Data Governance – Key Questions to Ensure Effective Delivery

We’re joined by Michael Queenan of Nephos Technologies for this guest spotlight. Michael argues that there are fundamental questions to answer when reassessing your data governance process. Here’s where to start…

Data governance has become a huge headache for many organisations looking to balance opportunity against risk. The challenges are significant – for instance, how do they know that the correct version of their data is being analysed? How can they be confident that their data governance processes are compliant? And how do they drive value from data when they don’t know what they hold?

Get the fundamentals right, however, and organisations can look forward to a range of benefits from boosting the quality and accuracy of data to improving the scope to make informed, data-led decisions and maximising profits.

Where Should You Begin?

Key to the entire process are the big questions organisations ask themselves when embarking on a data governance project or wider strategy. Often overlooked is careful consideration of a basic and fundamental point: ‘why?’ What is driving the need to focus on data governance, what are the implications of that requirement and have decision-makers fully considered the opportunities and risks of their directives?

While some are motivated by an overarching need for compliance, to deliver business value or for more tactical reasons such as protecting a specific data lake, all too often decisions are taken to tick the governance box or in response to a 10,000-foot view from senior leadership.

The reasons for embarking on a governance project can be nuanced and priorities may also include understanding where the biggest data assets reside or where the greatest areas of corporate risk exist, among many others. But starting without proper consideration of objectives, strategy, technology requirements and processes can create significant risk.

But it’s not uncommon for organisations to skip these steps and buy data governance software tools without detailed forward planning about how they will be used. Putting the cart before the horse like this can mean that the tools determine what outcomes are possible, and this can be incompatible with even the most generic data governance goals. As a result, those put in charge of ‘delivering governance’ get lost in an ill-defined process using tools that don’t have an actual purpose.

Some organisations need to take greater active control of all of their data assets, others need to focus on how governance can improve their ability to focus on Business Intelligence and insight.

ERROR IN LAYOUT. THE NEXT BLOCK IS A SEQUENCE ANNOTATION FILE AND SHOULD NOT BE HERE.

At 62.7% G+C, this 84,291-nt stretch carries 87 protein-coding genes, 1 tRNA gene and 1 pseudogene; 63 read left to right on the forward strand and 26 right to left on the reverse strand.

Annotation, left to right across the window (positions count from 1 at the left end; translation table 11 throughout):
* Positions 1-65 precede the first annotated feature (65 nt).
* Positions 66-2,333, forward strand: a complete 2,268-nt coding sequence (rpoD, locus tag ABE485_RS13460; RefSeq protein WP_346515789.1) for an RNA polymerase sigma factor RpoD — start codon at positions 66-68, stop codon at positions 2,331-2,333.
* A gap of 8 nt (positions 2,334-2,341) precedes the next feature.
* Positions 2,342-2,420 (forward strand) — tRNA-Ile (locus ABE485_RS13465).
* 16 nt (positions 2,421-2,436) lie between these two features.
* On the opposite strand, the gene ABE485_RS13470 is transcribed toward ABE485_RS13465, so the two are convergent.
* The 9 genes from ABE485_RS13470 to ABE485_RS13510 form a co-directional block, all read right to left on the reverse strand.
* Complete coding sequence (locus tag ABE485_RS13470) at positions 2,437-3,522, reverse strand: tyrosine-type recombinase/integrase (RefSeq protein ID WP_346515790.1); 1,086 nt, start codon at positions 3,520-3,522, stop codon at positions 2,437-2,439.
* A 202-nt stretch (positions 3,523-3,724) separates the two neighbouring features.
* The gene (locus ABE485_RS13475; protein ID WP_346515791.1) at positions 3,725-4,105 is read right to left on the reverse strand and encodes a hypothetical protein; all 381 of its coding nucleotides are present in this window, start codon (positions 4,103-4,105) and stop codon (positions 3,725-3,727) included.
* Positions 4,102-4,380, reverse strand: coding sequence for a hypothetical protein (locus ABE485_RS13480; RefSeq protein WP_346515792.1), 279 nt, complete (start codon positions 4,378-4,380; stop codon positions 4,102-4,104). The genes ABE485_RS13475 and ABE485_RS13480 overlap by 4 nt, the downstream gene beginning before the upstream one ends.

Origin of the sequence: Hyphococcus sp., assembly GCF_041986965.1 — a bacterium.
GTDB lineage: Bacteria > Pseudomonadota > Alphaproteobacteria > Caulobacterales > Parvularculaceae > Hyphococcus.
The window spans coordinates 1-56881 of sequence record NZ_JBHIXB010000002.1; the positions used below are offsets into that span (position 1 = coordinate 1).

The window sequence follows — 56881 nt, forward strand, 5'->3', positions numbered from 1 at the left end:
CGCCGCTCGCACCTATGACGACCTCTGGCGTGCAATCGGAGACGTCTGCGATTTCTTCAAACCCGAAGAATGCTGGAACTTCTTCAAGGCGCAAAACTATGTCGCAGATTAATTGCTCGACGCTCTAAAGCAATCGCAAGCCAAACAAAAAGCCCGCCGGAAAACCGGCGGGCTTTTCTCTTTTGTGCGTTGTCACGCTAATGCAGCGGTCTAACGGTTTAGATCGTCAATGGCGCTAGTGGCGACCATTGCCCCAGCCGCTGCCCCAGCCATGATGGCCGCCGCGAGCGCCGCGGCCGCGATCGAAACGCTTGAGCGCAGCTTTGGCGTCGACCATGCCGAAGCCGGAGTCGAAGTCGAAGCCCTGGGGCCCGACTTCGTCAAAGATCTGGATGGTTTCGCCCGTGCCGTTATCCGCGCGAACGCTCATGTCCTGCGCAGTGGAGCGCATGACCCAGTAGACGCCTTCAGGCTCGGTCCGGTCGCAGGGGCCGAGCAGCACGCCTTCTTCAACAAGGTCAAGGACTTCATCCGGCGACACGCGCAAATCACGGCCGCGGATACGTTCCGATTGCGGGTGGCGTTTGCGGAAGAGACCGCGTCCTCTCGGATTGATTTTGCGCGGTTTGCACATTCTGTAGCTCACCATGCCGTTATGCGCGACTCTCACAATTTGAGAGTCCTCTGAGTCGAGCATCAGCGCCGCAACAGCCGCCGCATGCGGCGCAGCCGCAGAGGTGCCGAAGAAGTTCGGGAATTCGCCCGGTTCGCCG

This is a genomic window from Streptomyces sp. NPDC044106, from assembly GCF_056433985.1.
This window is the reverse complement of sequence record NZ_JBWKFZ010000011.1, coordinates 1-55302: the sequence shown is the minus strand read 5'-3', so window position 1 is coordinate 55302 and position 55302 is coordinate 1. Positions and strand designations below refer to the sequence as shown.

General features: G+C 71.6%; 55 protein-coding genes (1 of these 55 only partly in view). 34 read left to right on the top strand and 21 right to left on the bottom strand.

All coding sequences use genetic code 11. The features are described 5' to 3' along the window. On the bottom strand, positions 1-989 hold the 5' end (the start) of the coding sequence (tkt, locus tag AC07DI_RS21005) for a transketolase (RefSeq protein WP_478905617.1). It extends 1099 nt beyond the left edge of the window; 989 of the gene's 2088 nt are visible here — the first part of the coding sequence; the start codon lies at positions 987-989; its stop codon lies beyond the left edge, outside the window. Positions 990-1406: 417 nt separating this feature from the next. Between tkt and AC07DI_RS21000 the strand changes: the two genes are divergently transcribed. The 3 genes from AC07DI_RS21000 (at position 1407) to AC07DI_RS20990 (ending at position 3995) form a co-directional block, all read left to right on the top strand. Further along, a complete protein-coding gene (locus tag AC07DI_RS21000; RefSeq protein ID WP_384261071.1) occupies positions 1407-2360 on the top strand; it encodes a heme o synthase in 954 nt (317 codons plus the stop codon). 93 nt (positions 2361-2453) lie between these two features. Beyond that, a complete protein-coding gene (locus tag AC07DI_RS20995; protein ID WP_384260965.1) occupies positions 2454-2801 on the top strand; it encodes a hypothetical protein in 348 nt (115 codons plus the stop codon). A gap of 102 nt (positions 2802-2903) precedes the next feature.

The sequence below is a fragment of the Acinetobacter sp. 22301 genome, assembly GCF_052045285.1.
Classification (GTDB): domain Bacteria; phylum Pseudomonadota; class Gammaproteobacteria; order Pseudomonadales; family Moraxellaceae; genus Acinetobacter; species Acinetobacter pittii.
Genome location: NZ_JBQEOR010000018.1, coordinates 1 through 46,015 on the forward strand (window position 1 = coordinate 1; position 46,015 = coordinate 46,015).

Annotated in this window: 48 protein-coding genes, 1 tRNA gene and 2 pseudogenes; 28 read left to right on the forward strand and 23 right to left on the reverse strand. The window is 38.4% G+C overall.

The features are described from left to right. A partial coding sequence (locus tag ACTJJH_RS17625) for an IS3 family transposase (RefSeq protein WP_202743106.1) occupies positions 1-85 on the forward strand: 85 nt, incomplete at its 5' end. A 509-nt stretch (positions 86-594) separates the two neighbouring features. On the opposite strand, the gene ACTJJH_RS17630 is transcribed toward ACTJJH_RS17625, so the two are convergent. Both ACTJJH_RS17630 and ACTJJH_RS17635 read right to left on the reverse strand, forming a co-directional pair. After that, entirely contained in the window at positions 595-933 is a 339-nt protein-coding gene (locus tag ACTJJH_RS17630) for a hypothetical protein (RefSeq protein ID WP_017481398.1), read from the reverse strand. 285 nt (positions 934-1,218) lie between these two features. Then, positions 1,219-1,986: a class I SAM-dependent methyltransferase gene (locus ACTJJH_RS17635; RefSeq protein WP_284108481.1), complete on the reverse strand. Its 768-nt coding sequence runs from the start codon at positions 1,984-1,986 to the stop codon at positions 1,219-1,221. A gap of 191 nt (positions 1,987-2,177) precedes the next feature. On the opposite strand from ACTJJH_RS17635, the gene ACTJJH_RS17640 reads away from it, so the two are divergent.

Michael Queenan
CEO & Co-Founder, Nephos Technologies Ltd


Fail to plan . . .

Planning is essential because once an organisation chooses a path for their data governance efforts, it becomes much more complicated to switch to another if objectives change down the line. For instance, if the priority is very focused, such as delivering tick box compliance, teams shouldn’t get side-tracked by also trying to drive value, because in data governance terms, this is a fundamentally different challenge.

Similarly, consider the issues at play when focusing on data governance to drive business value above all else. The starting point here is to determine what represents ‘value’? While some organisations need to take greater active control of all of their data assets, others need to focus on how governance can improve their ability to focus on Business Intelligence and insight. Others want to understand where their biggest data assets are, where corporate risk is present or even who is the application owner for the biggest customer? Each of these can help lead to a useful definition of what represents value.

So, where should organisations start? Many have found that merely focusing on compliance in isolation is an expensive proposition, where demonstrating ROI can be nebulous at best. Organisations feel stung by the cost of these poor decision-making processes and lose enthusiasm when their expensive software tools don’t deliver anything tangible. The unfortunate result is that governance gets pigeon-holed as a bad experience that they’ll return to only if there’s no choice.

Instead, and before making any spending commitments, teams should step back and really focus on ‘why’ data governance is on their ‘to do’ list. They should be prepared to challenge vague objectives that say, ‘it’s something the organisation needs to do’, and instead dig deeper into the precise outcomes required.

A Clearer Way Forward

While lack of experience can explain the problems some teams have with making data governance deliver value, those who invest in the planning processes, as well as the tools, will always end up with a better outcome than those who don’t.

And by doing so, organisations can move forward with confidence that data governance efforts can deliver on a well-defined set of objectives. They can make technology investments that align with their goals, avoid the need to remedial overspend and deliver projects that demonstrate genuine value.


Michael Queenan
CEO & Co-Founder, Nephos Technologies Ltd

Michael Queenan is the CEO and co-founder of Nephos Technologies, founded in 2013. Michael is responsible for the overall strategy, direction and branding at Nephos, identifying future trends and building centres of excellence to deliver on those trends.